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Emerging-Market Inflows Slow on Election, Fed

Sunday, 31 Oct 2010 05:48 PM

Investors ploughed less money into emerging-market assets in the final week of October as U.S. mid- term elections and the Federal Reserve policy meeting approach, prompting managers to hold more cash.

Emerging-market equity funds took in $2.68 billion in the week ended Oct. 27 while bond funds attracted $710 million, Cambridge, Massachusetts-based EPFR Global said in an e-mailed statement. The amounts were about half the totals absorbed in the preceding week. Some $20.2 billion went into ‘cash proxy’ money-market funds, the most in 14 weeks and the third-largest weekly intake in 2010, it said.

Speculation that a second round of easing might proceed at a slower pace contributed to “the sense of drift to the sidelines” in fund flows, according to EPFR, which tracks $13 trillion of assets. Those concerns may limit the dollar’s slide and also blunted appetites for commodity funds, it said.

The U.S. will hold congressional elections on Nov. 2 in a season dominated by voter concerns about the economy as the jobless rate of 9.6 percent held near the highest since 1983. The world’s biggest economy grew at an annual pace of 2 percent in the third quarter, stoking speculation the Fed will unveil a second round of bond purchases on Nov. 3 to secure a stronger recovery.

Inflows into emerging-market stock funds have surpassed $60 billion and exceeded $46 billion in bond funds, both poised for their best year since EPFR started tracking them in 1995. Investors are sending more capital into higher-yielding assets in developing nations as monetary easing kept interest rates in the U.S., Japan and Europe near record lows.

The U.S. dollar bought 80.4 yen at 5 p.m. in New York Friday and reached 80.39, the weakest level since April 1995, according to data compiled by Bloomberg. Gold reached a record $1,387.35 on that day.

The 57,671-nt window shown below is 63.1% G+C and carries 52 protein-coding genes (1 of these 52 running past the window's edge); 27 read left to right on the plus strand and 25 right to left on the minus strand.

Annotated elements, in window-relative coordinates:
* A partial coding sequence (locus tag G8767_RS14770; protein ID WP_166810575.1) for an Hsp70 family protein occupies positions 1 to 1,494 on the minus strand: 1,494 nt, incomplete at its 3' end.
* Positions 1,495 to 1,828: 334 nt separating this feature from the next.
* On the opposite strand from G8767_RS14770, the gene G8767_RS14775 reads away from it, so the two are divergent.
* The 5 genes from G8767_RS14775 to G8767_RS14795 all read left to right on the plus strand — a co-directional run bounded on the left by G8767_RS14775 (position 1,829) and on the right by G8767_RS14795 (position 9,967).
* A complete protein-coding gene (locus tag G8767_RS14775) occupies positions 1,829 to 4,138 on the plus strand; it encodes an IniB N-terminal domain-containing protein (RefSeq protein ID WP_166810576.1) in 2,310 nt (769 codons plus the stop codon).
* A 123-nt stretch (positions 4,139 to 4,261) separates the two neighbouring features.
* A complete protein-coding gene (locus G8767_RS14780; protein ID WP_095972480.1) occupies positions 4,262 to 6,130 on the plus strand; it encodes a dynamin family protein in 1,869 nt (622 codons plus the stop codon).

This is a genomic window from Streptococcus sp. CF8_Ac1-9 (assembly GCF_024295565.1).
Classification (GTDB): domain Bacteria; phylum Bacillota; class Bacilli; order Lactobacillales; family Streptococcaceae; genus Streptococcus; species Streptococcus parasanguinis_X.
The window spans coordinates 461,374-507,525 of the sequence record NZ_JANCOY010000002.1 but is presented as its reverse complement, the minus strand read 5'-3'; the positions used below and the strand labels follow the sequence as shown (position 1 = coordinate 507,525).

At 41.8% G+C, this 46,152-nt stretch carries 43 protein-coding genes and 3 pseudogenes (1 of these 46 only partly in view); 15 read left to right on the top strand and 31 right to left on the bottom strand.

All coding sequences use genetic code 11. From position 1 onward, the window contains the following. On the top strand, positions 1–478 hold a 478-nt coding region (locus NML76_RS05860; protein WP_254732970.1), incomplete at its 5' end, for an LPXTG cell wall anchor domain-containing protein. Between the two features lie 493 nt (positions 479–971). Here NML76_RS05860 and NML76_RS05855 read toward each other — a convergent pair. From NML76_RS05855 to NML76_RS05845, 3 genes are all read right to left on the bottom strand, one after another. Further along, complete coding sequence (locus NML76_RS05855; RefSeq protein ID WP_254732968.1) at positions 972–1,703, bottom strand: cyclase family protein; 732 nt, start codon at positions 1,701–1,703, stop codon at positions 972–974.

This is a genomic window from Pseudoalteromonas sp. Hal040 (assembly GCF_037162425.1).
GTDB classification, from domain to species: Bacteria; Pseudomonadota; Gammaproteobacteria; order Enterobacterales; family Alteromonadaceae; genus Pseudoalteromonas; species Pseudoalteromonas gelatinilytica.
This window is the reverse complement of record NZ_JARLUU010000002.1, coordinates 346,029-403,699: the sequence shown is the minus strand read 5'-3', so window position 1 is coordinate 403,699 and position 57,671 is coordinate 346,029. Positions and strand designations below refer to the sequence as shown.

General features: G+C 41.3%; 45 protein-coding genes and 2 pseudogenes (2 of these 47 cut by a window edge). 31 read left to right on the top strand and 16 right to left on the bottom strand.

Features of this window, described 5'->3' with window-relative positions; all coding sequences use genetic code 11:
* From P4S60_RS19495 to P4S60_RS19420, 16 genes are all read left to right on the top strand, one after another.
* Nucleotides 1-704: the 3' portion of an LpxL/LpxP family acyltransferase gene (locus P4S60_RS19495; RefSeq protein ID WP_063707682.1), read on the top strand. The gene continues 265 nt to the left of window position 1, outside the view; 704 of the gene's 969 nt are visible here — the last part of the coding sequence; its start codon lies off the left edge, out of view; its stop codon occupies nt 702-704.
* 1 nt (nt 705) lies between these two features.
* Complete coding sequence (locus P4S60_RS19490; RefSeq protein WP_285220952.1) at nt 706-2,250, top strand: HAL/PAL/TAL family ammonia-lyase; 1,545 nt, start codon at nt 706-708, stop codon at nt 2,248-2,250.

Still, the dollar has rebounded 0.5 percent versus the currencies of six major trading partners after closing at a 10- month low on Oct. 14, according to the Dollar Index. Asian currencies slipped 0.5 percent against the greenback from a two- year high over the same period, according to Bloomberg-JPMorgan Chase & Co’s Asian Dollar Index.

“A weaker dollar and stronger commodities, equities, bonds and emerging markets have helped the third and fourth quarter to be more profitable,” Mansoor Mohi-uddin, Singapore-based global head of currency strategy at UBS AG, wrote in a report . “These trades have given back a little of their gains recently as the market refocuses on next week FOMC meeting.”

In its report, EPFR said equity funds dedicated to Brazil, Russia, India and China absorbed $30 million for the week while inflows into commodity sector funds were less than a quarter of the $1 billion recorded in the preceding week.

Investors pulled $108 million from Japan equity funds amid signs export-driven recovery is tailing off in that nation, EPFR said. The Bank of Japan on Oct. 5 cut its policy rate to “virtually zero” and announced a 5 trillion yen ($62 billion) bond-buying program.

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Investors ploughed less money into emerging-market assets in the final week of October as U.S. mid- term elections and the Federal Reserve policy meeting approach, prompting managers to hold more cash. Emerging-market equity funds took in $2.68 billion in the week ended...
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2010-48-31
 

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